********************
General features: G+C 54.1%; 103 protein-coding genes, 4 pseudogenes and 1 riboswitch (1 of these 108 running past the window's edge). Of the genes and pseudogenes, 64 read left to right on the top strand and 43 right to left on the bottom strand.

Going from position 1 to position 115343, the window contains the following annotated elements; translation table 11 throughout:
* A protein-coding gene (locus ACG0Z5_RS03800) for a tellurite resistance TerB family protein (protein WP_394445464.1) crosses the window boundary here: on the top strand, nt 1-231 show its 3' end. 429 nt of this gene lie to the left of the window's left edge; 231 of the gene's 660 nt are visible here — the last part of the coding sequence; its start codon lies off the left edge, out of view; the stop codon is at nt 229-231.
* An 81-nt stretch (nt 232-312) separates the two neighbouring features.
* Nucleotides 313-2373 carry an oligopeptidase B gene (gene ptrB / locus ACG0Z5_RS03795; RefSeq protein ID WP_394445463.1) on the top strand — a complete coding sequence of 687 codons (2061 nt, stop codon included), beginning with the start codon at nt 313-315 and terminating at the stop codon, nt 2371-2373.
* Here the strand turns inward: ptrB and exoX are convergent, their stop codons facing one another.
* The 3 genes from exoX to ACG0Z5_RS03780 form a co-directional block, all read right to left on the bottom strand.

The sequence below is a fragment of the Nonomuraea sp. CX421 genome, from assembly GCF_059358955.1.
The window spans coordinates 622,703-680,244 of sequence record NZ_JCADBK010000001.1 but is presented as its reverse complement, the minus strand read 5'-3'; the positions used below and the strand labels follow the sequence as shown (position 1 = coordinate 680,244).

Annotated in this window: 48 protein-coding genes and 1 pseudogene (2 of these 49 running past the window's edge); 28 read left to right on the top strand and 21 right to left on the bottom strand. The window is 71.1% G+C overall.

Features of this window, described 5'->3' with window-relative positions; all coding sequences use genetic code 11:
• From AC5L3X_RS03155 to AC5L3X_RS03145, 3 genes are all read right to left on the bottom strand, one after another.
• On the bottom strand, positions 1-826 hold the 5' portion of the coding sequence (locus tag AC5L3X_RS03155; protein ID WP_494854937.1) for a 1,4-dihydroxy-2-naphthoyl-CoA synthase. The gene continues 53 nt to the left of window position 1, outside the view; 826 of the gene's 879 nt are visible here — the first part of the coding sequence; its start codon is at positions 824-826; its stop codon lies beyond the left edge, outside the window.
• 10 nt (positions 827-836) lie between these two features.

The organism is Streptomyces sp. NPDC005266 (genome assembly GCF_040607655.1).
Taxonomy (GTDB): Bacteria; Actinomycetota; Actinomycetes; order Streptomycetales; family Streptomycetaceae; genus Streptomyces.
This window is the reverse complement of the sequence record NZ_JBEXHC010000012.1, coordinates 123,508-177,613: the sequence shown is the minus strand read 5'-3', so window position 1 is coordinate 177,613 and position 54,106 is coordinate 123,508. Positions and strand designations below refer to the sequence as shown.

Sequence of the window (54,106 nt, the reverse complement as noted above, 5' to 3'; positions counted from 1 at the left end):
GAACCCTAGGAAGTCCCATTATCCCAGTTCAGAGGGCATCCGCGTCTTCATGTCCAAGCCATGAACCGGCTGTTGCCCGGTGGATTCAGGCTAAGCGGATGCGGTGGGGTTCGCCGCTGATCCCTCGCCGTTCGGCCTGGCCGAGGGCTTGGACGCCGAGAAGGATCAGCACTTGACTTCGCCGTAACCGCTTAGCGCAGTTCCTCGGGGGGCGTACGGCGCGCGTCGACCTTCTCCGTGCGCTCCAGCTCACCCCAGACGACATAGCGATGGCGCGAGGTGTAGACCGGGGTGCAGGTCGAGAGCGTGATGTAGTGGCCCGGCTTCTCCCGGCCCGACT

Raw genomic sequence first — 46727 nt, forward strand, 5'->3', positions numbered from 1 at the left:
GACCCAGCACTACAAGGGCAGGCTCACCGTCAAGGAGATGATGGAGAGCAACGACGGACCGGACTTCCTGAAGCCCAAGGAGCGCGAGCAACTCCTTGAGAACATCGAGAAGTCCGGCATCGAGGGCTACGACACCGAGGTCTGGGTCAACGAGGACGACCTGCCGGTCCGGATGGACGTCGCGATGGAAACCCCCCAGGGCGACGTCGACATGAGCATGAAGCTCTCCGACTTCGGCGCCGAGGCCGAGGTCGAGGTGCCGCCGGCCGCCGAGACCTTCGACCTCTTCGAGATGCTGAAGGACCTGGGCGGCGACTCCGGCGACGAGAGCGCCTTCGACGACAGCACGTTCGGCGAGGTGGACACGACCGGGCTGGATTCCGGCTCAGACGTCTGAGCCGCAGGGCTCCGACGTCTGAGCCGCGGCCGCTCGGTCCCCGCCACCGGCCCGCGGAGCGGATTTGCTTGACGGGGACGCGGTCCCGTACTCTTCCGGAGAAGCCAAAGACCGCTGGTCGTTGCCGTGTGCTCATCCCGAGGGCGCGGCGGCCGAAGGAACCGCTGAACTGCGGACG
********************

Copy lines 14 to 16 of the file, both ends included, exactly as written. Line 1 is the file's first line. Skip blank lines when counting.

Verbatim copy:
• 10 nt (positions 827-836) lie between these two features.

The organism is Streptomyces sp. NPDC005266 (genome assembly GCF_040607655.1).
Taxonomy (GTDB): Bacteria; Actinomycetota; Actinomycetes; order Streptomycetales; family Streptomycetaceae; genus Streptomyces.